Regular Savings Accounts (普通預金口座- Futsuu-yokin-kouza)
Typically, your period of stay in Japan must be more than 6 months to open this type of bank account, although some banks may require a period of stay of more than 1 year or even longer. Since the initial period of stay if you have a Startup VISA is 6 months, it is difficult for foreigners with a Startup VISA to apply for a regular savings accounts. The functions of this savings account are no different from those of other countries.
Japan Post Bank Savings Accounts (ゆうちょ銀行- Yu-cho-ginko)
The functions of Japan Post Bank savings accounts is no different from that of regular savings accounts of other banks. However, you can open a bank account (if you meet all other requirements) even if your stay period is between 3 months to 6 months, making it very friendly to foreigners staying in Japan with Startup VISA. There are other advantages to opening a Japan Post Bank savings account.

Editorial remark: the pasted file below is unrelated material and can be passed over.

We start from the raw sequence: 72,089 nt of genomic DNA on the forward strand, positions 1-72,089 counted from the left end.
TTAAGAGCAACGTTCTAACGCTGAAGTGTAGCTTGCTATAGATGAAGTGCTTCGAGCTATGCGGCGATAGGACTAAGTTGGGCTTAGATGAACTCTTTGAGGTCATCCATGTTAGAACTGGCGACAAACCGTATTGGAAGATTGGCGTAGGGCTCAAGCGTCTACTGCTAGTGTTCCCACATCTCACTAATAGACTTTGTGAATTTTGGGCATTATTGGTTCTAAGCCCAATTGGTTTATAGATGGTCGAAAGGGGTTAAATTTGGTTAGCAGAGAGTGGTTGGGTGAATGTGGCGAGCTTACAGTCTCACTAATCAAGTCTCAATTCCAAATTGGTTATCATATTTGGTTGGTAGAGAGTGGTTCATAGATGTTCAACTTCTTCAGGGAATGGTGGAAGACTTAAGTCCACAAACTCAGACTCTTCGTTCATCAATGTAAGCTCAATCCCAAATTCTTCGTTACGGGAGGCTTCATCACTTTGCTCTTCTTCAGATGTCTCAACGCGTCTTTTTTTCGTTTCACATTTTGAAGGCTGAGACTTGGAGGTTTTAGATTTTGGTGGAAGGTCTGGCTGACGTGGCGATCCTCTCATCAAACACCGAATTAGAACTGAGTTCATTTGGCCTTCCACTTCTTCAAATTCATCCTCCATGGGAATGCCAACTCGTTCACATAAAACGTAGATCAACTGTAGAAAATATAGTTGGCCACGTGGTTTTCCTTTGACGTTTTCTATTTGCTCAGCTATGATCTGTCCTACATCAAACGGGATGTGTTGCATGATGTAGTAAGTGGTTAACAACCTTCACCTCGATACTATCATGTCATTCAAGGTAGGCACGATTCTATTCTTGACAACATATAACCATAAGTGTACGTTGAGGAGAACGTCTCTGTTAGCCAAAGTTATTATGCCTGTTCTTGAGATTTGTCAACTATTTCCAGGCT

a. You can deposit and withdraw with no fee, at 32,000 ATMs equipped in 24,000 shops around Japan, which is the largest number of ATMs among all the banks.
b. You can deposit and withdraw at more than 50,000 convenience stores anytime throughout Japan with a cash card.
c. Transferring money into other saving accounts of Japan Post Bank through the internet banking service “Yucho Direct” is free.
In summary, foreigners with a short period of stay of 6 months or less cannot open a regular savings account in most cases, except for the Japan Post Bank. On the other hand, although the foreigners with a period of stay between 3 to 6 months are eligible to open a non-resident yen deposit account, it comes with many restrictions. Therefore, opening a bank account in Japan Post Bank is the easiest option for most foreigners with a Startup VISA.